RYAN NEWMAN (No. 12 ALLTEL Dodge Intrepid) NOTE: Newman made up two laps and finished seventh last Sunday at Las Vegas Motor Speedway in the UAW-DaimlerChrysler 400. Scoring his first top-10 finish of the season, Newman moved from 32nd to 17th...
RYAN NEWMAN (No. 12 ALLTEL Dodge Intrepid)
NOTE: Newman made up two laps and finished seventh last Sunday at Las Vegas Motor Speedway in the UAW-DaimlerChrysler 400. Scoring his first top-10 finish of the season, Newman moved from 32nd to 17th in the NASCAR Winston Cup Standings after the first three races. The 25-year-old South Bend, Ind., native is in his second season behind the wheel for Penske Racing South, and it's his first season in a Dodge Intrepid. He had the highest finishing Dodge at Las Vegas, and he's also the highest ranked Dodge driver in the series standings after 3 of 36 events.
"We were definitely on the loose side when we started the race in Las Vegas, and we got caught in the pits after somebody's wind shield tear off land smack square on our grille and the water was about 270. We had to come in and take that off. We went back out and we were two laps down. The ALLTEL Dodge was fast after that. We got the two laps back and went after it. Unfortunately it was a 400-mile race, and we ran out of laps and time. At the end of the race we were a good half second faster per lap than the leader and most of the top cars. We were definitely the car to beat at the end. We just weren't in the position to beat everybody.
"We tested at Atlanta, so we're pretty positive going in. After seeing how the car performed on a flat race track like Las Vegas it was a polite eye opener for us. Las Vegas is a place where you find out who's making the good down force and who's got the good speed. To come back from two laps down was great. The problem was we got ourselves in that position in the first place. We're going into 2003 approaching it as a championship year. We're here to win the championship. We started off really rough and 14th at Rockingham wasn't really good for us either. Coming back from two laps down and finishing seventh at a racetrack we finished fourth at last year after leading the most laps was a good eye opener for us.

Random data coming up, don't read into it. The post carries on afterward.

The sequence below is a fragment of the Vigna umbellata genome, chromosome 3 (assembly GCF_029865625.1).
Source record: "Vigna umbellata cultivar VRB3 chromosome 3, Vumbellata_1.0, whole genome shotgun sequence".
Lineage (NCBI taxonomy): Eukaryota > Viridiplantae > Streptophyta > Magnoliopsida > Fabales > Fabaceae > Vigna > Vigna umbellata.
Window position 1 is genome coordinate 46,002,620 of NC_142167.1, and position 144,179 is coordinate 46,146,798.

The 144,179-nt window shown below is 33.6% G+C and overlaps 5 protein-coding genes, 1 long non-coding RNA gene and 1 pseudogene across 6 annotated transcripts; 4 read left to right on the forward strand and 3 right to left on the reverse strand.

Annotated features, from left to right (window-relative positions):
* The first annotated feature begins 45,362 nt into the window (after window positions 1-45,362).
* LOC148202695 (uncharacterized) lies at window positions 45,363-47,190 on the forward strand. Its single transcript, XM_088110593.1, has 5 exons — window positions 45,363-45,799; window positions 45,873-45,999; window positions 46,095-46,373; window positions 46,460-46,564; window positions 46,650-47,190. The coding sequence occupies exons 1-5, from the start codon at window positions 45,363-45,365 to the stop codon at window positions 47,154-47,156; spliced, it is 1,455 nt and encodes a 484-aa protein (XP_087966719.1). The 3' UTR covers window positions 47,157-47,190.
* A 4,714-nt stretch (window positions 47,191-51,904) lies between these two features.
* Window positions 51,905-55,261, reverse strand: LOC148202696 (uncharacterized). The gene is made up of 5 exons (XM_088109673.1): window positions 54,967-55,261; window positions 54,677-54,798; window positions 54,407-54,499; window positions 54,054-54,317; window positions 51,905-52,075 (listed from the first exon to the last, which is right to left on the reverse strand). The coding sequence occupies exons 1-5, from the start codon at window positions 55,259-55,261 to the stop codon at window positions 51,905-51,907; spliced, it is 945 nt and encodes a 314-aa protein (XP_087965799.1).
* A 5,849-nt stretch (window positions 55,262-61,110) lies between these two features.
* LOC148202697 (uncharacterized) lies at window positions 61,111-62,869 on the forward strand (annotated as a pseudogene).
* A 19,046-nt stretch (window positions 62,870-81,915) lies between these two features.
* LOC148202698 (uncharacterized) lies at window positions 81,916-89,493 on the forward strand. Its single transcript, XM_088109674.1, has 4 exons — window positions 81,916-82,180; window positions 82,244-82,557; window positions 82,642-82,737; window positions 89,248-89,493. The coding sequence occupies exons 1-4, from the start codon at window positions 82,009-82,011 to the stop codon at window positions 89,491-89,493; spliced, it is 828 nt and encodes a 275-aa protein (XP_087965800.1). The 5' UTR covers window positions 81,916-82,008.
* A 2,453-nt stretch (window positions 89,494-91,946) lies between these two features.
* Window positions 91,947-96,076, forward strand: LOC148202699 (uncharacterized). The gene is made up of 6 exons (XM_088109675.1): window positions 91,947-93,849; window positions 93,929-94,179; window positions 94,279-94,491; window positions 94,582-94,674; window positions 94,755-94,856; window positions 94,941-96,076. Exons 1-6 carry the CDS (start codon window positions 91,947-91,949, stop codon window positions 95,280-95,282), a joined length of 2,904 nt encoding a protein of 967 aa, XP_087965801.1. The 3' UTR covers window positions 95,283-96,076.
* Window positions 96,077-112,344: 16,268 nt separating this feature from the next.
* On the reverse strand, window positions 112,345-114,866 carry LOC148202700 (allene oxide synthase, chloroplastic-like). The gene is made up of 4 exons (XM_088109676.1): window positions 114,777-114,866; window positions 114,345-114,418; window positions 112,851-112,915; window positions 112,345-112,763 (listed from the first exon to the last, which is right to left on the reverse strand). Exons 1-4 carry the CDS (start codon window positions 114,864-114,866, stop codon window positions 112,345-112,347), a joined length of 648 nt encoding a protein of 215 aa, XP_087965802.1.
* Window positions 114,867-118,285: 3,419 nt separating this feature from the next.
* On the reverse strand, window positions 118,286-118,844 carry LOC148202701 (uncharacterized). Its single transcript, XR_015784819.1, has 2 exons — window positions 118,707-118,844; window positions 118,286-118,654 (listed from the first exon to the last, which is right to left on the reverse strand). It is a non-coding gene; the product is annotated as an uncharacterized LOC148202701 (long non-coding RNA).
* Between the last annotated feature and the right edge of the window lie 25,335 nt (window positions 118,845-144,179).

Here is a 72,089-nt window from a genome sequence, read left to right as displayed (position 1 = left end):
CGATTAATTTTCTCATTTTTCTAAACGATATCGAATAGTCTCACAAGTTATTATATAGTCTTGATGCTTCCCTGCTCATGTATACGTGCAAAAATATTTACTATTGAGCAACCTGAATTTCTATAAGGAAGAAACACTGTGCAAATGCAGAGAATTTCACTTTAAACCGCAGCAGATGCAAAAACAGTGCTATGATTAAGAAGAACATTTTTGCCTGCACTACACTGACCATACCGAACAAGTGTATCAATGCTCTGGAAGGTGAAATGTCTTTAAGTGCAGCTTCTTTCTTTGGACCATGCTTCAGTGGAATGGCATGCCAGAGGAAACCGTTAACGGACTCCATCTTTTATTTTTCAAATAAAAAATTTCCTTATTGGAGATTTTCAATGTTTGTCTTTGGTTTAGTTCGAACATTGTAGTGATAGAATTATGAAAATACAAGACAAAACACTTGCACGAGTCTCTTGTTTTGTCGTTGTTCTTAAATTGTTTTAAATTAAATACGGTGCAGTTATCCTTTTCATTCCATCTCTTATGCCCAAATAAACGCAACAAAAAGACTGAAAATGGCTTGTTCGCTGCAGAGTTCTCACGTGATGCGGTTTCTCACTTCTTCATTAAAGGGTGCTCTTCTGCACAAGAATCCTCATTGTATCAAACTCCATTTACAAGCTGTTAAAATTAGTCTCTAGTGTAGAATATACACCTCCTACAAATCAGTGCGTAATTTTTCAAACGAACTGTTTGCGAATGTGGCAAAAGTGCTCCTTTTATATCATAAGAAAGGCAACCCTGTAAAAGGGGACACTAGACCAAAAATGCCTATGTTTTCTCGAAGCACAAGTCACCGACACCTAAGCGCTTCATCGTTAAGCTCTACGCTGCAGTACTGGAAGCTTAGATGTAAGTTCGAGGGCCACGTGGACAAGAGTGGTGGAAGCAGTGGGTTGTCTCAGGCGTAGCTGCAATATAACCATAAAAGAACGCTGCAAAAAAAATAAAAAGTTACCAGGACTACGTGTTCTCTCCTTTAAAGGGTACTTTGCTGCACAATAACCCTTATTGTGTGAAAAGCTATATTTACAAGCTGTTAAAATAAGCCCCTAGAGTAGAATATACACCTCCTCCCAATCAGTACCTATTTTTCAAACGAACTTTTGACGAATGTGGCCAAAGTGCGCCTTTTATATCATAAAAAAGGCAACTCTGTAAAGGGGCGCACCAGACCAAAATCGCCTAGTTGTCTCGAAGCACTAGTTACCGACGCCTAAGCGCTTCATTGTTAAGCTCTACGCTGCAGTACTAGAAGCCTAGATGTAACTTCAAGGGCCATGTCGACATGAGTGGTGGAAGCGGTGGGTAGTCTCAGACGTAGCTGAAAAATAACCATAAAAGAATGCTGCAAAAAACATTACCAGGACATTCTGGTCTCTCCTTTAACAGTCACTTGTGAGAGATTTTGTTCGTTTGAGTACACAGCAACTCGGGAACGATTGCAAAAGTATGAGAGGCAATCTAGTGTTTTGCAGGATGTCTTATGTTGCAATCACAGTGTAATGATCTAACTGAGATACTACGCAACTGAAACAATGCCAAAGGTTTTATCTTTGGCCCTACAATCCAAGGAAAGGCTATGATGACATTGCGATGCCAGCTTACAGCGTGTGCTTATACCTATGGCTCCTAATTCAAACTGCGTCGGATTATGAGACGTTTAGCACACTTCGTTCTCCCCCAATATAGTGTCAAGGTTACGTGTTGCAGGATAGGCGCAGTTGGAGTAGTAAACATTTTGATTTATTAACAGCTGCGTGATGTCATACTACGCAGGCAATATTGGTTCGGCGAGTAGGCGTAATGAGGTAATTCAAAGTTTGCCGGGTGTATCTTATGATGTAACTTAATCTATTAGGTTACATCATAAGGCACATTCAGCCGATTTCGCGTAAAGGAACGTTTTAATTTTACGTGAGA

"I've got kinda mixed emotions about it (new garage access rule). I've said in the past it's a tough thing to manage. The fans keep the sport running and we're trying to keep the fans out at a certain time without upsetting the fans. The way they're doing it I think is good. I think they've achieved a certain percentage of what they're trying to achieve. There are times I'll walk in the garage area and the hot pass deal hasn't started yet and I'll sign a bunch of autographs. I'm fully aware of that. I'll take the time and do it. Other times I'll pass 'em up and say I've got to go, I'm sorry. It's a fine management system. There's no need to change anything around right now, at least from what I've seen.
"It was a relief just to get back on the lead lap (at Las Vegas). We were so close there that one time. Junior got away from me and he beat us back to the line by about a foot. After that, I thought it was going to be the last caution. Fortunately we had another caution. Unfortunately it was my teammate Rusty Wallace. There were a lot of highs and lows throughout the whole race. We started out loose and fell back a little bit, I think we were around 12th. We came in and got two laps down, just kinda killed us. To be able to fight back like that says a lot about the team and how we fought back together.